April 12, 2011
Washington, DC – April 2011 is National Financial Literacy Month. In support of the important goals of empowering Americans through financial education, Commissioner Scott D. O’Malia of the Commodity Futures Trading Commission (CFTC) will host an open public meeting at 9:30 a.m. on Thursday, April 28, 2011, to better understand the best practices and design of consumer education models being used today. This meeting will engage the expertise and experience of individuals, organizations, and fellow regulators at the forefront of financial literacy, education, and outreach to explore how the CFTC can leverage their knowledge as it takes steps to reorganize its own consumer education program.
The Dodd-Frank Wall Street Reform and Consumer Protection Act of 2010 (the “Dodd-Frank Act”), in part, aims at restoring financial stability through the establishment and enforcement of robust consumer financial protections. Title VII of the Dodd-Frank Act, amended the Commodity Exchange Act (CEA) by adding Section 23(g), which establishes within the Treasury of the United States a revolving fund that will be available to the CFTC for the payment of whistleblower awards and education initiatives. This new Customer Protection Fund will be fully funded by civil monetary penalties collected through the Commission’s enforcement program. During fiscal year 2010, the CFTC’s enforcement efforts resulted in the imposition of more than $136 million in civil monetary penalties.
“In times of tight resources, this new authority provides an invaluable source of funding. We shouldn’t waste any time in setting up a new office to educate and inform the public about their rights as investors and consumers. Utilizing even a fraction of the available funding, the Commission could make massive strives towards building a program that fosters informed decision-making by investors through education and outreach,” stated Commissioner O’Malia.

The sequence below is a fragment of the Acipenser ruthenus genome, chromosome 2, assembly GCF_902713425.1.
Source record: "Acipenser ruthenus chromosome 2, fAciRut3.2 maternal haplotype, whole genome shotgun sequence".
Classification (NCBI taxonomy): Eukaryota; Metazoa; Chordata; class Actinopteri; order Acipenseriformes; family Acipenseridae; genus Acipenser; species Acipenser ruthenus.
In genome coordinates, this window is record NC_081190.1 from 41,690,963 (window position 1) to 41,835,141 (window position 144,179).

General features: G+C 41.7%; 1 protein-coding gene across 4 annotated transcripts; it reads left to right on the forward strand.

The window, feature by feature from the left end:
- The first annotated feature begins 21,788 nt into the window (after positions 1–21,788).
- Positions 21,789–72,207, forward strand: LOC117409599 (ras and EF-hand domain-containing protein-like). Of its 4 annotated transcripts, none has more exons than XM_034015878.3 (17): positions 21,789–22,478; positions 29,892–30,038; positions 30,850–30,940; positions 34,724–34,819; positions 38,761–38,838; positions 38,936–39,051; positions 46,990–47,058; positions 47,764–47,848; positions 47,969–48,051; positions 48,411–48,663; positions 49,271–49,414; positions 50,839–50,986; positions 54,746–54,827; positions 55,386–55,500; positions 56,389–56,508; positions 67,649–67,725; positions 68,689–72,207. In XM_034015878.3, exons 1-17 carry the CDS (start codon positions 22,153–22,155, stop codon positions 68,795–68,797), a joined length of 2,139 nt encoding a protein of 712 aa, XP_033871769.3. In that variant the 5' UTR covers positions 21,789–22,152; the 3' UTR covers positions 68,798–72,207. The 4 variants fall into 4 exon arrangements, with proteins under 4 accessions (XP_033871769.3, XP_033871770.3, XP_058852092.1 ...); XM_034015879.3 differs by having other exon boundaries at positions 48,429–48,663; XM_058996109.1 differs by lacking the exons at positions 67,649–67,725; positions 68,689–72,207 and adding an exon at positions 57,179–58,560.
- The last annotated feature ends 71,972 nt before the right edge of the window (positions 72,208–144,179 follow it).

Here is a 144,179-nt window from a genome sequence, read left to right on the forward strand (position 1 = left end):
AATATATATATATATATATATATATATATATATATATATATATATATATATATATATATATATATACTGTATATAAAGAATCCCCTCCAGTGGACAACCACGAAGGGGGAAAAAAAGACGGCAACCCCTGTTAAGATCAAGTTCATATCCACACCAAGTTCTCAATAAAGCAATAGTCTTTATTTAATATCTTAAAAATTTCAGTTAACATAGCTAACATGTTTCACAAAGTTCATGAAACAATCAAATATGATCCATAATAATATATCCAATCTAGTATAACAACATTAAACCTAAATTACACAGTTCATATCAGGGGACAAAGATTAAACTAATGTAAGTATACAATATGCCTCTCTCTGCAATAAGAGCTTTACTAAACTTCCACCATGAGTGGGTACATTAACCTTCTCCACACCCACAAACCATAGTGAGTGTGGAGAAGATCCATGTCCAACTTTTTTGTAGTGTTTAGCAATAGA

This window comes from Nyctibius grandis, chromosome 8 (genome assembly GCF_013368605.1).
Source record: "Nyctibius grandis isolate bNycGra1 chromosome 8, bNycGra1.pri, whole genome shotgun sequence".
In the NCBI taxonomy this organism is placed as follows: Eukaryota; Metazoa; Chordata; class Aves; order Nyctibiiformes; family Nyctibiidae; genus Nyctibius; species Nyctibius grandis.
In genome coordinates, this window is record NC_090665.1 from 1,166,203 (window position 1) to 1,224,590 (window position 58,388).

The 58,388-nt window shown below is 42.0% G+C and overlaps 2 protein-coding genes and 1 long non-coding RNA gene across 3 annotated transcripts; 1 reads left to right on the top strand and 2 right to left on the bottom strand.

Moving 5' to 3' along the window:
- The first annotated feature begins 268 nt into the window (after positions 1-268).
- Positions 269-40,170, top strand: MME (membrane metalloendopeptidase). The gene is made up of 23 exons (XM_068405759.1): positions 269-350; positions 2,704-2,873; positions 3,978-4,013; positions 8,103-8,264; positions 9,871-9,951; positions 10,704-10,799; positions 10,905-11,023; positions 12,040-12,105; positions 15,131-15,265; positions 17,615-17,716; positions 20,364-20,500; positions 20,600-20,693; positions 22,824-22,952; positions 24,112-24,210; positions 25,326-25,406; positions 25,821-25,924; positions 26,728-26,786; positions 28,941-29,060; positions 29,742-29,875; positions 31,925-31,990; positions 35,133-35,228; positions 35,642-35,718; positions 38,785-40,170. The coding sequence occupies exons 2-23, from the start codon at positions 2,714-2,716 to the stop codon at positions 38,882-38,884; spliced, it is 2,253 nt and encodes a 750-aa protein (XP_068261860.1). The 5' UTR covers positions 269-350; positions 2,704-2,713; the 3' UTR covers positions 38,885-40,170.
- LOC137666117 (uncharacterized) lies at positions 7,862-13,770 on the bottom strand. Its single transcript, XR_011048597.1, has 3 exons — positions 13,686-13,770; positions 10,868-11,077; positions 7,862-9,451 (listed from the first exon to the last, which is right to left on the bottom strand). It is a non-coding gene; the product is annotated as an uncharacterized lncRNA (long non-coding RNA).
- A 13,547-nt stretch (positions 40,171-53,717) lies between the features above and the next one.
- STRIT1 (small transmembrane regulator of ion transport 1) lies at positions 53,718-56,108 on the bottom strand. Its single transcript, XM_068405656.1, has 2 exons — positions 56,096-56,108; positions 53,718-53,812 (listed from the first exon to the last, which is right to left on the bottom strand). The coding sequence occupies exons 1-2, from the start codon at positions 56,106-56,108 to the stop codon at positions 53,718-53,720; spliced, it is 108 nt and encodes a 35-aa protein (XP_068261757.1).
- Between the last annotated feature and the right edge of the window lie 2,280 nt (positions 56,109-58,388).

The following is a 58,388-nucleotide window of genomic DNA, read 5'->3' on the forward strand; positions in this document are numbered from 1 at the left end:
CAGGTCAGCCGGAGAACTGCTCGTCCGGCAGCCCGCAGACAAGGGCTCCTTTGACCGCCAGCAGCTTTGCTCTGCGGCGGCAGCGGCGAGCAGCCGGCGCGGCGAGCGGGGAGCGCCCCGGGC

Representatives from money managers, financial services firms, industry and consumer advocacy groups, exchanges, self-regulatory organizations, and other federal financial regulatory agencies have been invited to engage in a three-panel roundtable with a goal of defining the scope of a consumer education and outreach program aimed at educating the general public and specific target groups by providing quality information and resources that allow individuals to evaluate their capacity to invest in the futures, options, and other derivatives markets (e.g., swaps) and avoid becoming a victim of fraud and other abuse.
“More and more people are looking at commodities as an asset class for diversifying their portfolios, and financial services firms are moving quickly to meet demand for new and innovative products for marketing to pension funds, endowments, and individuals. As our markets go mainstream, the CFTC must ensure that we serve the American public as a trusted source of information. Our mission should go beyond protecting consumers from fraud, deception, and unfair business practices. I am especially pleased to be hosting this roundtable during National Financial Literacy Month,” stated Commissioner O’Malia.
This meeting is not part of the Technology Advisory Committee and it will not be webcast. However, there will be a dial-in number which is set forth below and the meeting in its entirety will be podcast.
The CFTC will host the meeting at its Headquarters’ Conference Center in Washington, D.C. Members of the public interested in participating can visit the CFTC website for more information, www.cftc.gov.
Consumer Education Meeting
CFTC Headquarters Conference Center, 1155 21st Street, NW, Washington, D.C. 20581
April 28, 2011
9:30 a.m. – 12:00 p.m.
Listening Information: The CFTC has made available a toll-free telephone line to connect to a live audio feed.
Call in participants should be prepared to provide their first name, last name, and affiliation. Conference call information is listed below:
Domestic Toll Free: 1-866-844-9416
List of Participants as of April 12, 2011. This list will be updated as needed.
Last Updated: April 12, 2011